Want to know what the hottest ticket in Las Vegas is right now?
No, it's not Marquee at the Cosmo. Or XS at the Wynn. It's not Pure or Tao or any other mono-syllabic night club with a celebrity DJ or outdoor pool area.
Nope, it's not even a night club. It's not a show or a restaurant or some silly rave in the desert with a weird sounding name like "the Electric Daisy Carnival."
The hottest ticket in town, folks, is...
...10:30 Storytime at the Windmill Library.
I'm not joking. And today, Scotty and I were denied at the door.
Ouch. It still stings a bit.
This is seriously the hot spot for the 3 and under (jet) set. The doors to the library open promptly at 10am, and Storytime begins at 10:30. There is usually a snaking line of toddlers and their parents wrapped around the building by 9:55am. I've seen it; the first time we went, under serious advice to get there early, I was shocked to see the throngs of people lined up. Was Elmo making a special appearance? Was Thomas the Train DJ-ing?
Nope, it was just your average Thursday morning Storytime. And for whatever reason, it was a big deal.
We've attended - and gotten in - the last few weeks. But today we were running late. I didn't pack up the Bear until ten, and we parked in the lot at 10:16am.
Then the "slow burn" commenced.
(i.e. Scotty walking to the door by himself.)
Why is it that everyone else's toddler runs away from them, yet mine takes the long way, every time? The kid picks up rocks, touches the flowers, pats the sidewalk. He kicks at stuff, points to things, and expects me to offer a running commentary on everything we see. It's exhausting and frustrating, particularly when we are running late. And then when he does take a step, it's a quarter of mine. I was trying hard not to push him, but at one point, I think I yelled, "Pick it up already!"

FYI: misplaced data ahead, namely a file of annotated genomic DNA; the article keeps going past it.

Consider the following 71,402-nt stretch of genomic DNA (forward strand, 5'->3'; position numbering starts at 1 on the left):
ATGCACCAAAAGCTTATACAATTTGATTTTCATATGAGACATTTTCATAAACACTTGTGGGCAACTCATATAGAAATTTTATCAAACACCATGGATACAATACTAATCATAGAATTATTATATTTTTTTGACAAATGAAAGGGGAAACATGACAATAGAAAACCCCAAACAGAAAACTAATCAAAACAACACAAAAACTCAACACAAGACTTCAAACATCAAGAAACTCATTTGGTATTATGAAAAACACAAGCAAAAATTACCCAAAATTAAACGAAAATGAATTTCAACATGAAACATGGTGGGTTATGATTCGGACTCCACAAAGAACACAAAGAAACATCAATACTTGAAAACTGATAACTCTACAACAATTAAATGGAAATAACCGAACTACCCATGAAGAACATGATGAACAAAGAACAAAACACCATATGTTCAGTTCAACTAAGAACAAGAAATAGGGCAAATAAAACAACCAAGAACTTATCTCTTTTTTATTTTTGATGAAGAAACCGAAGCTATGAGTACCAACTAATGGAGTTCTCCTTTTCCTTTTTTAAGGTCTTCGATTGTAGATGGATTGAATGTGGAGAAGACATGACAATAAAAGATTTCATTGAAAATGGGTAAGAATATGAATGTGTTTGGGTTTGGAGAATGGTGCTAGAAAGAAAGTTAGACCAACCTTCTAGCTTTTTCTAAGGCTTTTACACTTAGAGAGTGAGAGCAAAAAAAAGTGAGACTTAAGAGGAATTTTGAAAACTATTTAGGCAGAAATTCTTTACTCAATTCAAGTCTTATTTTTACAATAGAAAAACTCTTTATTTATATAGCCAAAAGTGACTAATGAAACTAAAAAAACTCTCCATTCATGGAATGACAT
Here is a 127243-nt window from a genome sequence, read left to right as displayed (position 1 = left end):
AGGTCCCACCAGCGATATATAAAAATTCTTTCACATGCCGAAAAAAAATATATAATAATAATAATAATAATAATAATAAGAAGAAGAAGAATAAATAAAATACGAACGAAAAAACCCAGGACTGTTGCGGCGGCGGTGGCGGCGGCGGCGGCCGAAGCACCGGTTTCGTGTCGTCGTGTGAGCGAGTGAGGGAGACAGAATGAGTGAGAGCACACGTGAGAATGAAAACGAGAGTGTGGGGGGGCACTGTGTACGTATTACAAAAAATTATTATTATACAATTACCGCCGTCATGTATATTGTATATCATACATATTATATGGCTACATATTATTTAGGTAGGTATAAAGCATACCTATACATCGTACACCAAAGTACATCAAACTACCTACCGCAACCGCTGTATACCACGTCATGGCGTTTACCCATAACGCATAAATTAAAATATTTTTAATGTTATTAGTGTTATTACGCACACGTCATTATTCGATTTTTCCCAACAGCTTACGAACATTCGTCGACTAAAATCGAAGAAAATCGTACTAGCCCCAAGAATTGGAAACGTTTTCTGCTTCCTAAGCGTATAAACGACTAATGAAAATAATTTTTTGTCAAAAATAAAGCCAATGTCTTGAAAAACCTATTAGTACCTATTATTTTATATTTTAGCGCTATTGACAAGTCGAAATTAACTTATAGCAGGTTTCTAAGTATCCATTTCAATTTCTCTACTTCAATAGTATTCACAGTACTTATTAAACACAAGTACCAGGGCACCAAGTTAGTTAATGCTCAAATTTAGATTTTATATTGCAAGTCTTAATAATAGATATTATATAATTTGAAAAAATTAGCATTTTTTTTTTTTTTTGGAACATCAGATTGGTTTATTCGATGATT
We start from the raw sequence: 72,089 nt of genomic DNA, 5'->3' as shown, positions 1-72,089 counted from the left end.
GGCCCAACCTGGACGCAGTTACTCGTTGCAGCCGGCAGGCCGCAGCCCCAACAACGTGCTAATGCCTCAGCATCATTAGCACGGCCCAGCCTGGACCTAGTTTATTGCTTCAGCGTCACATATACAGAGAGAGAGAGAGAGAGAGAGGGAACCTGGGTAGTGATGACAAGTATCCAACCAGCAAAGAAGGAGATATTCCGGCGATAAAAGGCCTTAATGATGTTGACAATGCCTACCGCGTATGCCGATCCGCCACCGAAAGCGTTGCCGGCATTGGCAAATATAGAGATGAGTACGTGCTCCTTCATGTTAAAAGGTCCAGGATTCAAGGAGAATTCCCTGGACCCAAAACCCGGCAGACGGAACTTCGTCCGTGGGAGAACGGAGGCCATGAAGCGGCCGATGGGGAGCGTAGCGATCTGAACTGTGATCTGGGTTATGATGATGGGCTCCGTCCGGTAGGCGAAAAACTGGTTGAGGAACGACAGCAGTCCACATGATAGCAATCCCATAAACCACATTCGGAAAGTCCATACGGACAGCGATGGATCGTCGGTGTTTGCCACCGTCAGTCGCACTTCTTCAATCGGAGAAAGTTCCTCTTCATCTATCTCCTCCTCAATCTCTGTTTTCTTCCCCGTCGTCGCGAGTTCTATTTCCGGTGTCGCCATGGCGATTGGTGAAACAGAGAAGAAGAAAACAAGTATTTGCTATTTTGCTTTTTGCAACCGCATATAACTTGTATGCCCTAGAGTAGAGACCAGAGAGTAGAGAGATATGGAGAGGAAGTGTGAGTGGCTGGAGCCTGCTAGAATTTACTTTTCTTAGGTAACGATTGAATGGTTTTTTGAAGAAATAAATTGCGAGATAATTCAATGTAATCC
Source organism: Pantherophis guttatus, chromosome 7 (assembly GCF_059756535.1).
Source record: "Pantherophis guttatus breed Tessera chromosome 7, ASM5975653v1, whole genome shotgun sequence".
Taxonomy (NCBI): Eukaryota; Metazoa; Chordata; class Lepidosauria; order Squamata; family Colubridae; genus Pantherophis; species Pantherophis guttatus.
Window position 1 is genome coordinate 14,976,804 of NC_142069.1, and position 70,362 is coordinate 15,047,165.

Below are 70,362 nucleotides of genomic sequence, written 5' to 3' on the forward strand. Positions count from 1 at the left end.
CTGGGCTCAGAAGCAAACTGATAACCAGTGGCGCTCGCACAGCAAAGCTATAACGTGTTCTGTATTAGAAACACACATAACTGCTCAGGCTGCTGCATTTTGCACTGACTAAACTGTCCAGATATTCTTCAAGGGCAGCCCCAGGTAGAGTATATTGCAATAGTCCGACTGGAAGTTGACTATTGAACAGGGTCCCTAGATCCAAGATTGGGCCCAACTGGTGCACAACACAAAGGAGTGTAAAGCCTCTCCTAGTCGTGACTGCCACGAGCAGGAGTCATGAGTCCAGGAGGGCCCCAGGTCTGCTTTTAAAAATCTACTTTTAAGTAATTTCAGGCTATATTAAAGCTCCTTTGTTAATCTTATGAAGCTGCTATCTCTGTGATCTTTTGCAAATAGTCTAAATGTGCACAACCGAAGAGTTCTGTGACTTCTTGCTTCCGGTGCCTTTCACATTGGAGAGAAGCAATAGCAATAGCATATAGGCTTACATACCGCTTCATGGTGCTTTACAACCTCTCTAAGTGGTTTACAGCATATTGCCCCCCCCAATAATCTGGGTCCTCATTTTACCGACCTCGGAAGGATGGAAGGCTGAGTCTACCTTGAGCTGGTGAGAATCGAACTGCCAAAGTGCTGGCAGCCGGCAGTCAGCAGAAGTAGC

Scotty just looked at me and blinked. Slowly.
By the time we reached the librarian's desk after the very long walk through the atrium, I knew it was too late. The clock was approaching 10:22. The librarian, whom we shall call Ms. L, looks nice but there is a steel glint of cold unforgiveness in her eyes. As I approached the desk and feigned stupidity, holding my hand out to collect our two precious admission tickets, she didn't even smile.
"Sorry. We're all out of tickets."
I smiled again, this time trying to disarm her. I mean, she's a librarian. This whole drunk-with-power thing was really getting old. She runs Storytime like we're prepping the kids for the bar exam; she has even gone so far to ask parents keep their children sitting for the duration of the hour.
Did I mention the entire program is geared for kids 18 to 36 months? Sitting? Really?
I don't think Ms. L has children of her own.
Anyways, I smiled again, shrugged, and asked, "Really? We can't squeeze in? There's only..." quick estimate "one point five of us. We won't take up much space."
Again, no smile. She actually stood up and started to walk away from me. "It's fire code. We can only have so many people in the room at once." She was now engaging another librarian in a conversation, clearly letting me know she was not budging.
Hmph. I'm not going to argue with fire code.
I managed to get in a passive aggressive "Wow, you guys are hard core" before I huffed away. And while Scotty sat and played with the other kids, I tried not to pout. When the doors opened and all the ticketed children were ushered in, I shot Ms. L one last nasty look before we headed to the back.
Scotty and I ended having a great time, despite the fact our entrance was denied. I don't know what games were played or what stories were read. I don't really care. I do know, however, that several board books were not put back on the shelf, which may or may not have been intentional.